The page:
- Business Takes a NEW Direction
- Lure of Autumn Bass Fishing, Lake Trout, Landlocked Salmon
- Sights of Colorful Foliage
- Plans for Waterfowl Hunting, Stream Fishing for Brook Trout
By Forrest Fisher
My workday plan was busy with a business trip from New York City to Montreal. The airport traffic was heavy, the security lines long, longer than ever, the sky was clear and it was a beautiful day. I was not happy with bumper to bumper traffic conversation between the interstate roadway vehicles and the morning disc jockeys were in a rant about their bummed weekend. They made the congestion worse. Then I suddenly realized, “I can drive!”
About two hours or so up the northbound highway, the traffic was gone and I discovered a wonderful sense of peace and quiet. I left the long lines of airport security, the chaos of baggage, laptop checks and body scans behind. All gone. All replaced by a road trip drive that would change my persona for the day, maybe forever.
There was a faint sliver of fog rising from the valleys that appeared like slices of horizontal white pie resting among the high and very dark mountain peaks of the Adirondacks in the background. Driving down Highway 87, the road signs announced Lake George and despite the near-darkness, I noticed that the autumn scenery was stunning in this particular area. Signs advertised fly fishing, Hudson River rafting, rail trail bikes, historical sites, boating, biking, hiking and more. These diverted my mind and were tempting me to consider a new daytime destination, maybe as just a momentary, side-of-the-highway, homesteader. Yes, I thought, pull over, if only just to watch the enchanting sunrise.
Rocky bluffs jutted upward and outward along the freeway, as I tried to focus on driving and not the scenic beauty. That was just not possible. The scenic views were an immediate visual award, an instant lottery prize win, just for making this drive. I sensed myself grinning to the view, perhaps that was one honest measure of my sheer contentment.
A few minutes later, in the distance, the brilliant orange ball of morning sun began to tiptoe upward. It was only a dull orange color sky at first, and then the first sliver of the sun crest rose just above the lowest horizon in the east. I pulled off the roadway at Exit 21 and decided I needed a cup of java just to watch the morning light. Driving down Beach Road in Lake George Village, sort of exploring too, my business trip had become an adventure.
I continued along Highway 9L just for a few minutes, it was October and many business places were already closed for the season, but it was so quiet, so enjoyable. Then I came to Dunham’s Bay Resort (www.dunhamsbay.com). I went in and asked about coffee. Yes! They had fresh java and all the mixings, it smelled so good. I toasted a cup to my decision to drive and thought about those poor folks that were probably still waiting in the airport line, grinning again.
I moved to the front of the resort and sat in one of the outdoor lawn chairs. The warm Lake George water and chilly mountain air caused a fog to form on Dunham’s Bay right in front of the resort. It became thick and started to settle before it started to rise. I went back in for more coffee. With cup number two, I realized I was looking at the highest mountain tops to the west, visible above the fog. They suddenly emerged into a sea of brilliant color as the sun lit them up. A flock of ducks went squawking by in flight, high overhead, that I heard, but could not see. My brief adventure continued. The natural intense lighting of the sun was doing everyday work. I was inspired by the dazzling beauty and the coffee tasted so good.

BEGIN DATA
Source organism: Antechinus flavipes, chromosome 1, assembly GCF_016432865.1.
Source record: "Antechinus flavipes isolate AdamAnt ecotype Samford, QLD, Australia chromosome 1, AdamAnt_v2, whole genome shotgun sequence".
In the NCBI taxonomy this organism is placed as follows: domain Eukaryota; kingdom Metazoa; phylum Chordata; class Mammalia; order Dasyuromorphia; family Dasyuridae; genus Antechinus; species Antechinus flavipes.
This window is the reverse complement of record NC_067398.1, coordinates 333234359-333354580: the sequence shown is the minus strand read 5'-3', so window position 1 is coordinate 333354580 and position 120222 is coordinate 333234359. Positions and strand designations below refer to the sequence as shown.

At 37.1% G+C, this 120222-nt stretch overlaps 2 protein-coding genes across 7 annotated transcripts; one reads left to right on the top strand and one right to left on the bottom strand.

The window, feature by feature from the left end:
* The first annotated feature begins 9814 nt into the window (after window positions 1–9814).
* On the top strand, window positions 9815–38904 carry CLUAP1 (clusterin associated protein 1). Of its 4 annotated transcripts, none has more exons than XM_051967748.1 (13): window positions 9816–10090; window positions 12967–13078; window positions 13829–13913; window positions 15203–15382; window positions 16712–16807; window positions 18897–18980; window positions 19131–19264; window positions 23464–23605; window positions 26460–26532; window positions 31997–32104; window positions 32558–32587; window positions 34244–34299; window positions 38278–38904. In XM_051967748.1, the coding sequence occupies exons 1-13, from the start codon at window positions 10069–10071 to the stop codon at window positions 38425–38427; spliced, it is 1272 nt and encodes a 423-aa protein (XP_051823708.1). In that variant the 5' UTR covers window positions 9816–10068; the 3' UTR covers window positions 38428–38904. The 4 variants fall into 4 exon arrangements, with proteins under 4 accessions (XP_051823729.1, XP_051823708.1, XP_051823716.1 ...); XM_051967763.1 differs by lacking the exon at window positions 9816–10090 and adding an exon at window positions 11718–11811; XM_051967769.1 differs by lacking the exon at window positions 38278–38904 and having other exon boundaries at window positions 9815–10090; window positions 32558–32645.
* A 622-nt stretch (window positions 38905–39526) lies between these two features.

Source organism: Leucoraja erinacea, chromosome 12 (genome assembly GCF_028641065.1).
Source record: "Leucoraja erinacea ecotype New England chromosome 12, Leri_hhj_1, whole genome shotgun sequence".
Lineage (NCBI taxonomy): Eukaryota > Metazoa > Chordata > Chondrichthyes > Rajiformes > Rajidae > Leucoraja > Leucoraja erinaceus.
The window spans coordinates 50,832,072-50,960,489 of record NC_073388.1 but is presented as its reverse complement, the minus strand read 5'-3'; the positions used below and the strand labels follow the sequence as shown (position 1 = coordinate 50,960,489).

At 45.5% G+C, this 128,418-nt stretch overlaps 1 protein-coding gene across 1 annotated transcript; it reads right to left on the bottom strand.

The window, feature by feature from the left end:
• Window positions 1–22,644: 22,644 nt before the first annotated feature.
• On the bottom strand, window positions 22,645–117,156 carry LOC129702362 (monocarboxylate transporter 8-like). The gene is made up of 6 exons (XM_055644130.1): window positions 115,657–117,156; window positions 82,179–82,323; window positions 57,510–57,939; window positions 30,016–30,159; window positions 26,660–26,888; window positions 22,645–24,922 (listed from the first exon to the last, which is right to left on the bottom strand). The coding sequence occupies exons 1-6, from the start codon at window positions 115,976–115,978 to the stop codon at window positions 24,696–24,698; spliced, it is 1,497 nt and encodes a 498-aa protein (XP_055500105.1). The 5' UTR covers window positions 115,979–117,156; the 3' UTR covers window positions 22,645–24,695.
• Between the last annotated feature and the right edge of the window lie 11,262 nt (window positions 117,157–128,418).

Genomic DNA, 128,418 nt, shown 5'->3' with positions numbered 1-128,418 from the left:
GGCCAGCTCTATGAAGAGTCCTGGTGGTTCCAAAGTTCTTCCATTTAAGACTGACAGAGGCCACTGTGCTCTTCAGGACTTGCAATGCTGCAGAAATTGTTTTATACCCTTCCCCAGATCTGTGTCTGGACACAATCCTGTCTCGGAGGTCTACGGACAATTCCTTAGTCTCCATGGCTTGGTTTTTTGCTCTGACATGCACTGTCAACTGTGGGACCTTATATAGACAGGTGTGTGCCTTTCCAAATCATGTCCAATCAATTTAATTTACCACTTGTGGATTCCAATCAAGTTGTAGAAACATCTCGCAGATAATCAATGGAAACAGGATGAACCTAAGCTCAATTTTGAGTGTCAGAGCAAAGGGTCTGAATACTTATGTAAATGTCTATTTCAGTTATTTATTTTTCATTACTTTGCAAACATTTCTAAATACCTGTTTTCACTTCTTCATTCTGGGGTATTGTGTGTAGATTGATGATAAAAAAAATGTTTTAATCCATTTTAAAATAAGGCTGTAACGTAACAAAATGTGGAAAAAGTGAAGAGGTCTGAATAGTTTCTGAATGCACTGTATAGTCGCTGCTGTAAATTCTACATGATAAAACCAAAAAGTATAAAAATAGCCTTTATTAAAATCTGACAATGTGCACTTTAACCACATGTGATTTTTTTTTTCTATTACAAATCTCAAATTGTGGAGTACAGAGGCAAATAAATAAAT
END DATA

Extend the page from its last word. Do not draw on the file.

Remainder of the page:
An immediate urge for home ownership in the area seemed an almost immediate necessity. How did I ever miss this Lake George area before? Perhaps, if only for now, I might try for a short stay. No. Maybe on the way back, I thought, that way I could stay a day or maybe two. Today, back to reality, there were meetings planned and work to do.
I realized that with the flight reservation and airport plan from the start, my fly rod was not with me. On the next drive north, there might have to be a stopover. Imaginary fog would be the cause, I’d need to pull over to stay safe. Again, I’m grinning. What a plan. I realize that this drive to a brief coffee stop has me totally energized.
A new essence for realizing the seasons of the year was added to my list of “important things,” the autumn colors of October on Lake George are unforgettable. Perhaps I must remember to do this again, maybe when NOT ON BUSINESS next year, I thought to myself. It is a family type of destination, I could bring everyone, the grandkids too.
My cellphone is activated and the calendar is reserved one year ahead around the seasons and the scenery just recorded only to memory. Of course, I’ll never forget this day.
The backcountry is a new priority. I return to the ribbons of roadway heading north with a new vision of the stunning foliage and clean, spring-fed, waterways that are abundant here. These waters are filled with trout and untainted crustaceans. Pleasantly now, I’m in a new comfort zone for effective business and again, I’m grinning. Driving was such a good idea.
Time spent in the Adirondack Mountains of New York during autumn are positively special. October is the month of color transition in the Lake George area of the Adirondack Mountains and lush green leaves turn to brilliant colors of bright yellow, orange and red. They are unforgettable.
Color and visions from morning light to sunset are remarkable all around Lake George. Accommodations are at low rates and fishing charters are still running. The crisp air is right for a fall getaway.
Not sure I can wait for next time!
For Lake George information, visit www.visitlakegeorge.com or call the Warren County Tourism Department at 518-761-7653.